Guy told me that it wasn’t very long ago that he was absolutely broke, and wanted to make a change.  While he and his wife were traveling in coastal Maine visiting family, during breakfast one morning Guy spotted a Rolex Submariner on the wrist of his father-in-law, a retired NY architect.   Guy has wanted one for ages, though he admits its somewhat of a cliche, he loves the iconic design mixed with its heirloom qualities, thinking he could pass it down to a son or grandson in the future.  As they finish breakfast, he shares his compliments on the timepiece and his plans to own one someday.  The next morning at breakfast, his father-in-law presented Guy with a Rolex box.  Inside it, a crisp $100 bill and a sincere note that read “may this get the needle ticking towards your own Rolex”, a genuine and thoughtful gift, one that he admits he will always remember.    One the final day of their trip in Maine, they stopped by a vintage maritime thrift store, and was drawn to a set of beautiful old leather working tools.  Though they only had a few dollars between the two of them in their pockets, he couldn’t let these tools slip his grasp.  “I knew they had a story and likely a history of providing solid products for that maritime community we were visiting.  And as a field geologist, I thought, hey you know what, I am going to make myself an awesome leather field satchel with these tools.  So, I plopped down that crisp $100 bill reserved for the Rolex fund, and haven’t regretted the decision (since).  While it may have not been a whole lot of money (to most), it was more of an acceptance and awareness of the craftsman heritage of creating quality, tangible, and heirloom products with your hands that has been forgotten in recent times.  I wanted a piece of that, and these tools were my catalyst.  The rest as they say, is history”.  Ends up, the tools were a little too old to use to make BEXAR products on a daily basis.  Still they sit proudly on display in the workshop, as a humble reminder of where they came from, where they’re headed, and to keep the legacy of handmade craftsmanship alive.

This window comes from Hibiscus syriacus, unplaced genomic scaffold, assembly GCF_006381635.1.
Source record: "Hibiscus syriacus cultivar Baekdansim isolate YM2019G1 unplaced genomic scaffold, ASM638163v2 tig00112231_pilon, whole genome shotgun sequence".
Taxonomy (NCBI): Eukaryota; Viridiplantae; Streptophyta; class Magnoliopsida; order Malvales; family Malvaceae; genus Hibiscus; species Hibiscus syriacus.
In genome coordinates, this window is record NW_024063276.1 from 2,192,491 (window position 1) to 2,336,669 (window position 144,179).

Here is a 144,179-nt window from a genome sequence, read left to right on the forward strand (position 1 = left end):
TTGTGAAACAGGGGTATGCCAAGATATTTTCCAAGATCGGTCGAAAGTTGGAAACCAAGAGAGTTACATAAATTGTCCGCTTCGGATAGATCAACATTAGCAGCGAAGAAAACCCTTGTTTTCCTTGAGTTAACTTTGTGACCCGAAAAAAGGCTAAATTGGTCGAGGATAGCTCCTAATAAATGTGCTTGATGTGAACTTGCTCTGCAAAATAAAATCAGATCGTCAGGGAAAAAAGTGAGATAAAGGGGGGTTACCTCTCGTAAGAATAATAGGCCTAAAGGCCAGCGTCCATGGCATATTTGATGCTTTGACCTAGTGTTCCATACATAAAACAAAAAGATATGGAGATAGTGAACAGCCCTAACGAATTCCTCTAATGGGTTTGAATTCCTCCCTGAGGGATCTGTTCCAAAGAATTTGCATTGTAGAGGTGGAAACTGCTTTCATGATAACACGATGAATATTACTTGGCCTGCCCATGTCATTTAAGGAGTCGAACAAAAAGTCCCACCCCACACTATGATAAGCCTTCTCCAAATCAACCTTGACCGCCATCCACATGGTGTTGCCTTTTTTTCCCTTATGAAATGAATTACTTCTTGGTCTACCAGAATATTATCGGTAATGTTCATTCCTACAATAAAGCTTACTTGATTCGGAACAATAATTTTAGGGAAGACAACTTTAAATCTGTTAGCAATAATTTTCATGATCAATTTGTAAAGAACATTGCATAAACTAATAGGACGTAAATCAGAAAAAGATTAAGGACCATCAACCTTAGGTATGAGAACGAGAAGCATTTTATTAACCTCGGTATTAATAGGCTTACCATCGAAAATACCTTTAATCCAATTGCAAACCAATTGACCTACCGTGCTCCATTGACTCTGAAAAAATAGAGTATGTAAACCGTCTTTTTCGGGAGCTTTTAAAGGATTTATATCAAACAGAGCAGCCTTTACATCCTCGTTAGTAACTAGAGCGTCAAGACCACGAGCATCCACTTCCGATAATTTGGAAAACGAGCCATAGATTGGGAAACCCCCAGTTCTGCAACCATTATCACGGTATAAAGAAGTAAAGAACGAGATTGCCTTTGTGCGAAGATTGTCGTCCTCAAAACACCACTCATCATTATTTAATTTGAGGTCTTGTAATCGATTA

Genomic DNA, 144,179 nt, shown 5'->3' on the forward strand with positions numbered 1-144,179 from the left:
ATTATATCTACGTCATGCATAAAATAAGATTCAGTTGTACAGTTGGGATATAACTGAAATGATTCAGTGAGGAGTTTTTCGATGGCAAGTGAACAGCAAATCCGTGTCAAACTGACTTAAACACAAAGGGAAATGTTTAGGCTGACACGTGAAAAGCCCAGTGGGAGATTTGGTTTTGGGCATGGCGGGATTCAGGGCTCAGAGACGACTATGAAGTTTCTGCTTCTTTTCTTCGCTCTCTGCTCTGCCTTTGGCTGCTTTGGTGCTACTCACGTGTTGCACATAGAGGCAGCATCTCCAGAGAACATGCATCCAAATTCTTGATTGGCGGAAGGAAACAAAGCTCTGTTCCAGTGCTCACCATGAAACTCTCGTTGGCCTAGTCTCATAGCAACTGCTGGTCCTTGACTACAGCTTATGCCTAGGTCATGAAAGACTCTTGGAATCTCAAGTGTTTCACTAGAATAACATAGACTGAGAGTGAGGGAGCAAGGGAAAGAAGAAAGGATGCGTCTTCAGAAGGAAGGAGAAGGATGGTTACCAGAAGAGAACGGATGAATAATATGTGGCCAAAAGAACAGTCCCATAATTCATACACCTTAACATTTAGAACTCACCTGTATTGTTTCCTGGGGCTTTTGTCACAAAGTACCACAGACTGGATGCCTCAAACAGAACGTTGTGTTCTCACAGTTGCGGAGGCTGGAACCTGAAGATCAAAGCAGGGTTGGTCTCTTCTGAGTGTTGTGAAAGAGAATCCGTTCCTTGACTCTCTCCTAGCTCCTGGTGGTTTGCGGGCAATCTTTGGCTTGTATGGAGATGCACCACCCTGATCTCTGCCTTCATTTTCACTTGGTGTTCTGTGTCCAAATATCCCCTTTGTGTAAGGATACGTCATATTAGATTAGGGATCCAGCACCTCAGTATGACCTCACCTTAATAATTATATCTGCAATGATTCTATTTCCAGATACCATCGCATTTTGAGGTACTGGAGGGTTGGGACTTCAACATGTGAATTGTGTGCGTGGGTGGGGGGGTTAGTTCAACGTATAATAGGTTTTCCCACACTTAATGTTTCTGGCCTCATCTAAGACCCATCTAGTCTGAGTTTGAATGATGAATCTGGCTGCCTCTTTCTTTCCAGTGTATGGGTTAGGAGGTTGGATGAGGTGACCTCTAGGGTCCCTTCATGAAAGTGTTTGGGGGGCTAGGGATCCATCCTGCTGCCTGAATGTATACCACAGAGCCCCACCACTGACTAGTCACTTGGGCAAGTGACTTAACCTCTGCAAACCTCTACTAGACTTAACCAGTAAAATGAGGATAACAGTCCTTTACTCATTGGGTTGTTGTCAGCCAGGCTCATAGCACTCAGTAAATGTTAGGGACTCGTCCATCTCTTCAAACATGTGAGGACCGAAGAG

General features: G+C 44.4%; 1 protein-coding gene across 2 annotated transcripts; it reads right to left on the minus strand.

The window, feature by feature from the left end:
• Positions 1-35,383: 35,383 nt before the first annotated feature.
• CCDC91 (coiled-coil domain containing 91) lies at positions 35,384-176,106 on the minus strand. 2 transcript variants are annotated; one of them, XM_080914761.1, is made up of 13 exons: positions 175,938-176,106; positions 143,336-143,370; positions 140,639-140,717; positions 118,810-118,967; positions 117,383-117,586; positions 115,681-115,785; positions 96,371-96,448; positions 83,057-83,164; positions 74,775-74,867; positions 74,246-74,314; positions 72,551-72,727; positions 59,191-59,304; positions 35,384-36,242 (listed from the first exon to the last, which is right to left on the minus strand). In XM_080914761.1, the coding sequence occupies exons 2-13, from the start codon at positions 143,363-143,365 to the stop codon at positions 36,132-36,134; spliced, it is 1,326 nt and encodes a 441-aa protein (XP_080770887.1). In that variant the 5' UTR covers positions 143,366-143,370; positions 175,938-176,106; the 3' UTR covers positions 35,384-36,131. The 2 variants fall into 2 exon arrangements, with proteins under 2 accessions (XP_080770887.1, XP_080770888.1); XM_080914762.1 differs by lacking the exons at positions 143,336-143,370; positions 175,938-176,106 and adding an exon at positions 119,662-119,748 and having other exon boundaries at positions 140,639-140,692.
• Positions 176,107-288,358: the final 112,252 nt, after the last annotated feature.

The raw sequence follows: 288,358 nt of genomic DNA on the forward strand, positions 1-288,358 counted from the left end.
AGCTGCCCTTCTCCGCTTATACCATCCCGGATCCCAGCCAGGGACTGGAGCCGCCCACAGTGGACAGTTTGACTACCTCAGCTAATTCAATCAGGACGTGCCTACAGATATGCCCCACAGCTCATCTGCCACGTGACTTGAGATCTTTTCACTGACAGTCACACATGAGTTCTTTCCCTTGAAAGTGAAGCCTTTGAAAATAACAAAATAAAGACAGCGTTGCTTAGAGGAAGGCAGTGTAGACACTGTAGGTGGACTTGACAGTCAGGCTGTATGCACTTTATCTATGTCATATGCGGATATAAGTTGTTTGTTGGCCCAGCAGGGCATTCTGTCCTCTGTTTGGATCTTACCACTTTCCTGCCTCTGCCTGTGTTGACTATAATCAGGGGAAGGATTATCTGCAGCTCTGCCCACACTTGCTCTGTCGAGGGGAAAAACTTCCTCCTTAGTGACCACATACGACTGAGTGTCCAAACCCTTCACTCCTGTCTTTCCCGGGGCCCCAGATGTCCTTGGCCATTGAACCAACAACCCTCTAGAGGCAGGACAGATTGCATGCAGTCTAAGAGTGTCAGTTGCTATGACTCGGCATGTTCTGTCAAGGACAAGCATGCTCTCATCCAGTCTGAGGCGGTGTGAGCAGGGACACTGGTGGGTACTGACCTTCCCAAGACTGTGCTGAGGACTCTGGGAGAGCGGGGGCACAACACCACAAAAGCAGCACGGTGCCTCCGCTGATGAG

Rough beginnings.  But now things are turning up for Bexar Goods, through hard work and a focus on craftsmanship.  I arrived to the shop on a Saturday afternoon.  Their shop is located just near downtown San Antonio, with a crazy clear view of the Tower of the Americas needle, from the yard of the shop.  The door swings open, I’m greeted by Christian, Guy, Falcon, and a heavy whaft of leather.  They’re all dressed casual, in clothes that are ready to get some work done.

They each have a Shiner beer in hand, there are already a couple of empties visually peppering the room, which was fitting since I brought 12 more Shiners to put in their YETI cooler (my favorite cooler in the world, and probably the best… I’ll do a Carryology writeup on the great performance and features of YETI coolers in the near future).  Shout out to Topo Chico, who was also starring in the cooler and on the work table… the unofficial non-alcoholic beverage of Texas.

BEXAR’s aesthetic sense of style and design is made up of equal parts minimalism and the visual elements from an old world factory, topped off with heavy handed splash of bourbon. Below, the stamps used to press the BGC logo deep into the surface of the leather on their various products.